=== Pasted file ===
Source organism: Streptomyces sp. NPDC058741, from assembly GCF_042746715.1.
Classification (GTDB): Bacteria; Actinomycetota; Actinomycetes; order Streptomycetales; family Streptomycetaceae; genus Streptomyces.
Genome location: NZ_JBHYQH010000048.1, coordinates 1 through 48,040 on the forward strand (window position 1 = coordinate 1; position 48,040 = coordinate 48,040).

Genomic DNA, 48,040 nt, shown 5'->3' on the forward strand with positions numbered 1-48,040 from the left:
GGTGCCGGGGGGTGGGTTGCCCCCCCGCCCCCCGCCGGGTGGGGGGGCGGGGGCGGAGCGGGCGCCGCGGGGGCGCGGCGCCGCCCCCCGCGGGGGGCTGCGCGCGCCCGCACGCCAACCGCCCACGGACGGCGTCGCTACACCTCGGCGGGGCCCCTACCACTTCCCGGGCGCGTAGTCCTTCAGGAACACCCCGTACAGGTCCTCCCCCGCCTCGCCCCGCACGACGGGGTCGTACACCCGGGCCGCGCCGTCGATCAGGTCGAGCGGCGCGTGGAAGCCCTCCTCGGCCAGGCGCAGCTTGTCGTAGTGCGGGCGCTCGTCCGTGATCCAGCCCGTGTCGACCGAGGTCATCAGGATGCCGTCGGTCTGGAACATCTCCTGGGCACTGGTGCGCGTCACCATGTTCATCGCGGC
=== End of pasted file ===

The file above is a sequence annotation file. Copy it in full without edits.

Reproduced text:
Source organism: Streptomyces sp. NPDC058741, from assembly GCF_042746715.1.
Classification (GTDB): Bacteria; Actinomycetota; Actinomycetes; order Streptomycetales; family Streptomycetaceae; genus Streptomyces.
Genome location: NZ_JBHYQH010000048.1, coordinates 1 through 48,040 on the forward strand (window position 1 = coordinate 1; position 48,040 = coordinate 48,040).

Genomic DNA, 48,040 nt, shown 5'->3' on the forward strand with positions numbered 1-48,040 from the left:
GGTGCCGGGGGGTGGGTTGCCCCCCCGCCCCCCGCCGGGTGGGGGGGCGGGGGCGGAGCGGGCGCCGCGGGGGCGCGGCGCCGCCCCCCGCGGGGGGCTGCGCGCGCCCGCACGCCAACCGCCCACGGACGGCGTCGCTACACCTCGGCGGGGCCCCTACCACTTCCCGGGCGCGTAGTCCTTCAGGAACACCCCGTACAGGTCCTCCCCCGCCTCGCCCCGCACGACGGGGTCGTACACCCGGGCCGCGCCGTCGATCAGGTCGAGCGGCGCGTGGAAGCCCTCCTCGGCCAGGCGCAGCTTGTCGTAGTGCGGGCGCTCGTCCGTGATCCAGCCCGTGTCGACCGAGGTCATCAGGATGCCGTCGGTCTGGAACATCTCCTGGGCACTGGTGCGCGTCACCATGTTCATCGCGGC